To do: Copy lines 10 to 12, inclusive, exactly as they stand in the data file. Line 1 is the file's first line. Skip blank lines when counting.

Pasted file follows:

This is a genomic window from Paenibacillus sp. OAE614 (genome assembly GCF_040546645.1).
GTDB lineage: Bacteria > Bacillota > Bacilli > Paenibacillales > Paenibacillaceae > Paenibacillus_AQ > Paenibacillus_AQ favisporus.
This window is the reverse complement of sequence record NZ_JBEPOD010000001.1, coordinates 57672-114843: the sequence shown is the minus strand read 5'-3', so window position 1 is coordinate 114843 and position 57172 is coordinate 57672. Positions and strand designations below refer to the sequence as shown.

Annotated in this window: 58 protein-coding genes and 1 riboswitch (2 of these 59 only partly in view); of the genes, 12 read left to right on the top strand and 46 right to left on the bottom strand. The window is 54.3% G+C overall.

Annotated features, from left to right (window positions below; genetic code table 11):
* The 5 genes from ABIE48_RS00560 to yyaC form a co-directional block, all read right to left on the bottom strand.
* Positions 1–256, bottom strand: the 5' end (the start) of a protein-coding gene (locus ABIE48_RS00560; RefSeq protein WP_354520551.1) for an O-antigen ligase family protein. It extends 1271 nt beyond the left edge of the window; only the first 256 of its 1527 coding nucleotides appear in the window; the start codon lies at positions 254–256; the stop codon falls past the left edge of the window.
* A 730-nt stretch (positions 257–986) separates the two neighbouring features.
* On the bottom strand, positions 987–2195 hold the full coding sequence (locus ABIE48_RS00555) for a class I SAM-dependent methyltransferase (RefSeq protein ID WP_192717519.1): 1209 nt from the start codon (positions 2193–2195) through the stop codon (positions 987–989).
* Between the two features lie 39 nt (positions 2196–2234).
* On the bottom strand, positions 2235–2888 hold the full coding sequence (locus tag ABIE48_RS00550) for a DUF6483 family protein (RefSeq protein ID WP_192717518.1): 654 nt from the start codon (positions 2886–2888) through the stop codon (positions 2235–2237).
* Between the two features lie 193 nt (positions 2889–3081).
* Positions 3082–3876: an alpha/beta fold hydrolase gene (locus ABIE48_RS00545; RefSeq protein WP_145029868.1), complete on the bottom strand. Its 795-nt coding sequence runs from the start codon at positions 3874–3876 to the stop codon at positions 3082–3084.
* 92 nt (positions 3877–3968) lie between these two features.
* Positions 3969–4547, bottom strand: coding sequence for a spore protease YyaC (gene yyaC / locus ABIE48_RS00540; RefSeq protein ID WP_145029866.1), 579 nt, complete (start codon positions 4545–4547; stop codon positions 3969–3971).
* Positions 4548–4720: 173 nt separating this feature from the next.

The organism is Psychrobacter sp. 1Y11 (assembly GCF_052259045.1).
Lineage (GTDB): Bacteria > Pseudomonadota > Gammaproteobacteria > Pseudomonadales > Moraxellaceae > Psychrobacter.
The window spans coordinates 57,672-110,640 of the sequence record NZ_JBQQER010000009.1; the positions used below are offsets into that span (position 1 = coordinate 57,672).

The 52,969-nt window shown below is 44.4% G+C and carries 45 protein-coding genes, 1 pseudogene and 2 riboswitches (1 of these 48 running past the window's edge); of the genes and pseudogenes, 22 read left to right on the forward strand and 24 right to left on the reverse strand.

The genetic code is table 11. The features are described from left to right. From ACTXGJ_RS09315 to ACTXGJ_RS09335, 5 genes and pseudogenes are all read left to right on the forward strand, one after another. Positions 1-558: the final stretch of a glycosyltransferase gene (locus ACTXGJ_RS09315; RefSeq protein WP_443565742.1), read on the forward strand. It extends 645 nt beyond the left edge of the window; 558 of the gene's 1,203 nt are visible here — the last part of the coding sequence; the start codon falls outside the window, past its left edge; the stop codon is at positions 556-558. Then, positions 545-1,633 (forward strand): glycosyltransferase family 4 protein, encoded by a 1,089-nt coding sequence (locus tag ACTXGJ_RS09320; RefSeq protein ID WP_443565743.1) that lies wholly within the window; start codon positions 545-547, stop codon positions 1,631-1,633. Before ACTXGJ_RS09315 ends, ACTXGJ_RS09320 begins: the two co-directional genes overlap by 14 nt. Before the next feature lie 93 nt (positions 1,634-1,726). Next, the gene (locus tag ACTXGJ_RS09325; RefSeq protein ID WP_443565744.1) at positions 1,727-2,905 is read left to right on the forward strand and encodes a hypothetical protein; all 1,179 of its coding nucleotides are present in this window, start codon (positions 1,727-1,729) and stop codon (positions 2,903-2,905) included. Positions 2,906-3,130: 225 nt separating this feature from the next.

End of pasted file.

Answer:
* Between the two features lie 39 nt (positions 2196–2234).
* On the bottom strand, positions 2235–2888 hold the full coding sequence (locus tag ABIE48_RS00550) for a DUF6483 family protein (RefSeq protein ID WP_192717518.1): 654 nt from the start codon (positions 2886–2888) through the stop codon (positions 2235–2237).
* Between the two features lie 193 nt (positions 2889–3081).